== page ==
Sometimes, the wound is so painful that we develop a case of amnesia. We may not be able to recall voluntarily the event or that time in our life. In such a case, we may need the aid of a compassionate counselor to guide us gently in facing our hurts.
The second step is to LOCATE the cause of the pain. In the physical realm, we may have a pain in our legs, but the cause may be a pinched nerve in the spine. To operate on the legs would be the wrong procedure. A youth may have severe problems getting along with his peers at school, when the real source of the pain is from an abusive stepparent at home. A wife may feel enormous pain every time her husband disciplines one of the children. However, the pain she feels may originate from her own emotional wounds as a child.
We may unconsciously associate one hurt with another. Furthermore, time itself, does not heal hurts. Only God does! Therefore, with each new conflict, we pick up additional baggage. It is therefore important that we locate and separate each painful experience. This is the work of the Holy Spirit (Psalm 139:23-24).
The third step is to CLEANSE the wound. If you received a deep wound in your hand and you left the wound open, it would sooner or later get contaminated and infected. The same is true in the emotional area. Emotional hurts are an open wound for unforgiveness, anger, bitterness, depression, and anxiety to enter. The Word implies that we may "give place to the devil" when we are angry longer than one day (Ephesians 4:26-31). Therefore, these critters may be more than just harmful emotions, they may also be evil spirits (Matthew 18:34).
For cleansing to occur, (1) we must forgive those who have offended us, (2) ask God for to forgive and cleanse us (I John 1:9) for our unforgiveness, (3) yield that area unto the Lord, (4) request that God restore our soul (Psalm 23:3) in the area yielded to the enemy, and (5) use the name of Jesus to drive out the enemy.
The fourth step is to RECEIVE HEALING of the hurt. God gives us two dinstinct pictures of healing in Scripture. One picture is that of God calling off the enemy (Deuteronomy. 7:15). This picture relates to the cleansing of the wound. The other picture is one of mending the net (Exodus 15:26).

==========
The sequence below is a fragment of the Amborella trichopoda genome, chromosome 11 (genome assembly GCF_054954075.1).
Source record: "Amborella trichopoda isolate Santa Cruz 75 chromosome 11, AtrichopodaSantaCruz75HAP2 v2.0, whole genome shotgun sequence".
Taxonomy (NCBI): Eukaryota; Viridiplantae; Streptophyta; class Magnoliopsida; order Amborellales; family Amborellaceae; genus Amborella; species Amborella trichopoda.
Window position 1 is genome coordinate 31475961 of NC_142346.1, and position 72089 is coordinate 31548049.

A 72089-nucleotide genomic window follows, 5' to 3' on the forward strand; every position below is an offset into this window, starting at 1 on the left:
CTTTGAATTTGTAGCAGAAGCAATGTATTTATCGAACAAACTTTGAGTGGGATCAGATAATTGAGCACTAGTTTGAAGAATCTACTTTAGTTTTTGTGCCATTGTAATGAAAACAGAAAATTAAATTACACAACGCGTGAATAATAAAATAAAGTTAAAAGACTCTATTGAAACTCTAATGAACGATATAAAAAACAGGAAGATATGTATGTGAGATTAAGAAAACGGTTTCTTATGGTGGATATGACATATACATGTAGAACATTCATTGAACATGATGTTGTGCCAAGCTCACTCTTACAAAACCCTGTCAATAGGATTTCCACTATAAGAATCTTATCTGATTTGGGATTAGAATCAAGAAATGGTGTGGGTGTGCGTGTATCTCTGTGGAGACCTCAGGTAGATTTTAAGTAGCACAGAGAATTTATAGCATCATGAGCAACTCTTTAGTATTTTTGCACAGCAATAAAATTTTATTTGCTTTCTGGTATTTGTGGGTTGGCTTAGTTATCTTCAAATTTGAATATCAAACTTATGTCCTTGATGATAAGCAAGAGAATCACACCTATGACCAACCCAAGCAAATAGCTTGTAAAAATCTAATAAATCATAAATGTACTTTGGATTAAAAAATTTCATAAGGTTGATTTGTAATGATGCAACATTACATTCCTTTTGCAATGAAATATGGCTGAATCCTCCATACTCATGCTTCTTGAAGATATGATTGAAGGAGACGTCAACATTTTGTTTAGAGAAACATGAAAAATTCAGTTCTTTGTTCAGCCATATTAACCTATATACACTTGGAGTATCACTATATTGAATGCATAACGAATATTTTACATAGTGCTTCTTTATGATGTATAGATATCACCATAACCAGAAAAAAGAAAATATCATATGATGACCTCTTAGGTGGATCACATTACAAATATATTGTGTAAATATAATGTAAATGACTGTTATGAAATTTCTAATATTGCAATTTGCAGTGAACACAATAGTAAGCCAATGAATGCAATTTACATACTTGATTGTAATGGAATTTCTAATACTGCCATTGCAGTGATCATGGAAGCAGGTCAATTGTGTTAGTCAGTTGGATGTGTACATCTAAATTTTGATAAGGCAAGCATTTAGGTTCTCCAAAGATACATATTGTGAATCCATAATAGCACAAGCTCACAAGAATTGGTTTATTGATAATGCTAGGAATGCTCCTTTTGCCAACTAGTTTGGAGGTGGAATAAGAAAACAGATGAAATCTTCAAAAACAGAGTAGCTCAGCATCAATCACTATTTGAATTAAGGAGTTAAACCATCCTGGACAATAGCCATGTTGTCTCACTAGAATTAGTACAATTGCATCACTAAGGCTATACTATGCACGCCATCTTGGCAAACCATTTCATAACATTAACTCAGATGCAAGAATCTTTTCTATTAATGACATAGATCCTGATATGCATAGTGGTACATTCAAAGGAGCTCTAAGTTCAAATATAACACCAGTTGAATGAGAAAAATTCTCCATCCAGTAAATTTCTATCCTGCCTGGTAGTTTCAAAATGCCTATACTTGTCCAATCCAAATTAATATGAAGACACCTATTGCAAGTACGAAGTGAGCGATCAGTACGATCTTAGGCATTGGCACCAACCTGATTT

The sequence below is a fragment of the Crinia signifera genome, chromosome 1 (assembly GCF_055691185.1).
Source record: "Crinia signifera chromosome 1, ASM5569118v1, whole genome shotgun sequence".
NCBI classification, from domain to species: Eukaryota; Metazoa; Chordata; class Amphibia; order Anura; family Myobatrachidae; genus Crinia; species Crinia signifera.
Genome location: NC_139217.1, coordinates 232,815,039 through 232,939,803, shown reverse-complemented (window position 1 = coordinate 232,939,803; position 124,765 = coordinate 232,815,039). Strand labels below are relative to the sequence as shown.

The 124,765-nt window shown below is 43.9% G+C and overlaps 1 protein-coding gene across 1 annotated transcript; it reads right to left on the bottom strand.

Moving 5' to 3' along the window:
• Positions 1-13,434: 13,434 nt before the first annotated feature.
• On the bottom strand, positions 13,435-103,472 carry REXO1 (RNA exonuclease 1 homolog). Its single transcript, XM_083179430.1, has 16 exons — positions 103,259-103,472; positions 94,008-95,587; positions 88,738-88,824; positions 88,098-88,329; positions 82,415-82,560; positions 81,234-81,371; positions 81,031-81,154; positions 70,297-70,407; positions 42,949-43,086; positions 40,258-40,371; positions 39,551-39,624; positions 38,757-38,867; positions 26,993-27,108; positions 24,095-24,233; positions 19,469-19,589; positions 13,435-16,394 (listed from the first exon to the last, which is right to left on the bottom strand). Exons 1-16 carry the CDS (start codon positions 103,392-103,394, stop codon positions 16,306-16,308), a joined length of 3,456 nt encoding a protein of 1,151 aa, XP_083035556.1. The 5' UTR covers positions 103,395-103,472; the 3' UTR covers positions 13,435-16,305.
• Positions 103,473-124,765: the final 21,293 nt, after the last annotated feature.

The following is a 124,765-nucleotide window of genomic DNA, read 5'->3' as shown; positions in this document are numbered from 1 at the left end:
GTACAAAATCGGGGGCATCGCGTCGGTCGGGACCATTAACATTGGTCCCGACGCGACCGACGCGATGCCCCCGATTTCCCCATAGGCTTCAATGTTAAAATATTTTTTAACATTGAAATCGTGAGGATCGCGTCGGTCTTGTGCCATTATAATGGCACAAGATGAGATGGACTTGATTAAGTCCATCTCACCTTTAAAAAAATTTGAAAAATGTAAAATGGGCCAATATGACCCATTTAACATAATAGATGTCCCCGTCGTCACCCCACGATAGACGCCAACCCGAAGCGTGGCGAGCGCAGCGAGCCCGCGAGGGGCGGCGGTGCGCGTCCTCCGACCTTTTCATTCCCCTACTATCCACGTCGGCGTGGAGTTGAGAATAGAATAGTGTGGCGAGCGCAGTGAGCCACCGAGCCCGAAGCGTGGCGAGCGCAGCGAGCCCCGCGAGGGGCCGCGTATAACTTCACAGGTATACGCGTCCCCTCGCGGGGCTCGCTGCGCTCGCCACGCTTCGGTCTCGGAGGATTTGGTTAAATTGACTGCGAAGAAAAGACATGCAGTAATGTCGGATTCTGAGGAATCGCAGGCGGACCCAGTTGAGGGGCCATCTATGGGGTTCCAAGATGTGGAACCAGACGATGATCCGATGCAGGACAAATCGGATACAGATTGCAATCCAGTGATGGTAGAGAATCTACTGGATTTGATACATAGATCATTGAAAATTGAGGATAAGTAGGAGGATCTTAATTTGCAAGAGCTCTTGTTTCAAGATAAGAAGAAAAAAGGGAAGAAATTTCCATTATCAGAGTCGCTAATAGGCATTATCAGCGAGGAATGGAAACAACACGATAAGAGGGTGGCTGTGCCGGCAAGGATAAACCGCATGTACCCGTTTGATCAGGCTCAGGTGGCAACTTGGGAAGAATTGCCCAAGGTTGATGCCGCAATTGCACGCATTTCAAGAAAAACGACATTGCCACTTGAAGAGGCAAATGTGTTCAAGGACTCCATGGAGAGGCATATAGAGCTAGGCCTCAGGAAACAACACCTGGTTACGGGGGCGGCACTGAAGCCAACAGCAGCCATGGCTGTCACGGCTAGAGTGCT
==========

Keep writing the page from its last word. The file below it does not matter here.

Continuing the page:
After the physician cleanses the victim's wound, he sews it up so that it will not become contaminated again. Forgiveness opens the door to freedom, but forgiveness is not healing. Without our receiving healing, the wound again becomes contaminated. However, when God mends the wound, He also heals the wound.
We may receive healing by (1) understanding that Jesus suffered all kinds of emotional hurts (Isaiah 53:3) and that he became a hurt substitute (Isaiah 53:4) for us , and (2) believing that Jesus was sent to heal the broken hearted (Luke 4:18), and (3) asking in faith for that healing. When God heals the wound, we may recall the experience without being flooded by the pain.
The fifth step is to STRENGTHEN the weak area. Again, in the physical, the area around the wound may remain weak even after the healing occurs. This is also true of emotional wounds. The enemy will try to get us to focus our thoughts (II Corinthians 10:4-5) on the event that brought the hurt. If this occurs, we may mentally pick at the area until we have opened a new wound.
Therefore, it is critical that we strengthen that area by applying the Word of God. (1) We need to see that God had a purpose in allowing us to be wounded (Genesis. 50:20). (2) We need to see that God can work all things together for our good (Romans 8:28). (3) We need to come to rejoice in the Lord over the experience (Philippians. 4:4). (4) We need to develop and share our testimony with others (Revelation 12:11).